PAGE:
[dm-crypt] The future of disk encryption with LUKS2

Sven Eschenberg sven at whgl.uni-frankfurt.de
Mon Feb 8 20:08:24 CET 2016

Am 08.02.2016 um 19:49 schrieb Arno Wagner:
> On Mon, Feb 08, 2016 at 18:26:49 CET, Sven Eschenberg wrote:
>> Indeed usually a disk should be able to finish the sector write with
>> remaining power. Actually most modern disks do have voltage shifters
>> and most parts operate on lower voltage.
> At least for the R/W logic. The heads do not need to be
> moved during a started write and the platters will keep
> spinning far longer than needed.
>> Thus a drop on the
>> changer's input does not immediately lead to a drop on the output of
>> the voltage shifter. If's theres enough power left for the physical
>> layer scrambler and the head to write, then everything should be
>> fine.
> As this depends on the buffer-capacitors, you can design how
> long they keep the lower voltage (typically 3.3V or 2.5V) up
> after the input has gone below, say 4.5V. With a low-drop
> 3.3V regulator you get about 1V of drop, before 3.3V drops.
> That is plenty.
> Maybe I will have a look into an older 2.5" hdd and check
> when it stops spinngin and what voltage the R/W amplifier is
> fed.
>> I was rather wondering if there's definite sources on that?
> There is not even a definite source on what error-correcting
> codes are used today or what the actual rate of non-correctable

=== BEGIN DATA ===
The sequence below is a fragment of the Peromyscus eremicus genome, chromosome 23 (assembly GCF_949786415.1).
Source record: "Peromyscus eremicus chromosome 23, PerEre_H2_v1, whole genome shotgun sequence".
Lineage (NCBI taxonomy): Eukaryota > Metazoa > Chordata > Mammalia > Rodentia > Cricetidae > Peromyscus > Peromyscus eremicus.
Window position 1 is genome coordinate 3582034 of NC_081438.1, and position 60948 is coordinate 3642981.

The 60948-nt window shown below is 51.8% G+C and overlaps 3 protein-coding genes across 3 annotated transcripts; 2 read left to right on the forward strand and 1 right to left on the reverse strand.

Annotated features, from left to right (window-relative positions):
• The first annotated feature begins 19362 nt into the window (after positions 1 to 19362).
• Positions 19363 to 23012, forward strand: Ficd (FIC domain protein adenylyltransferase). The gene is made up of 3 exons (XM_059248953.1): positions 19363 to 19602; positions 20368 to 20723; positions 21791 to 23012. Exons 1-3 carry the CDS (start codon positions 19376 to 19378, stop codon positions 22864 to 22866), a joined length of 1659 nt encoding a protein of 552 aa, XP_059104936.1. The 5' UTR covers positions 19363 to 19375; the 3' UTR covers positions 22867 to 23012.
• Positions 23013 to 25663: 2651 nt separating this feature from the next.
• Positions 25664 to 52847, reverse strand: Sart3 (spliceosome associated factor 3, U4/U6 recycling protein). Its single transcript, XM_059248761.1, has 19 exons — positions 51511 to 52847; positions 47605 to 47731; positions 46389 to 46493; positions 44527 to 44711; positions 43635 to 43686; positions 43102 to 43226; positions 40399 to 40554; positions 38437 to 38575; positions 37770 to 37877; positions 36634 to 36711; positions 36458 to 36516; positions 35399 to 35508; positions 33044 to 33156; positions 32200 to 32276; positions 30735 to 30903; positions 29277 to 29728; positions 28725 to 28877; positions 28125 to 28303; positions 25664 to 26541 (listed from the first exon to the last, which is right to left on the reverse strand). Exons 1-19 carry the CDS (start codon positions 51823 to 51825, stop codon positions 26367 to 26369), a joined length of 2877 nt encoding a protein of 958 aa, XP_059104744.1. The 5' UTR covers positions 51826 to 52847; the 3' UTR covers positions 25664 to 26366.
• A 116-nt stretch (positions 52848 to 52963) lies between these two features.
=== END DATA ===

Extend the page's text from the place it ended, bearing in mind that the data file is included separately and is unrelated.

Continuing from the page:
> errors is. Disk manufacturers like to keep the user in the
> dark about potential problems...

So true, let me rephrase, can we trust on manufacturers handling these 
cases the way we assume they do? Or do we need to assume the worst case 
we can even imagine?

> I used to look at technical manuals of disks, but in the last
> 10 years or so they were impossible to get, at least from public
> sources.
>> BTW. The burst errors I mentioned did not happen on a power loss,
>> but rather during operation. Reading twice, one time with burst
>> errors, one time without. I checked the RAM for ages - no failures.
>> That was really weird.
> Indeed. Maybe you did run into a firmware error or some
> PC-side controller problem that was not properly caught
> in the driver. Maybe also a DMA error or the like that
> failed to move all the data into RAM. I found that
> checking alignment on such errors often gives good
> clues.

The errors seemed sector aligned, if I remember correctly, that's why I 
thought the cause is probably the disk (or it's firmware). I remember, 
it only happened when a lot of data was moved. I tried various things 
like putting load on the chipset, the CPU, just to see if I can trigger 
the problem and reproduce it. Then again, could still have been a 
problem in the PCIe root hub or whatsoever *shrugs*. Too many variables 
to know for sure.

> Regards,
> Arno



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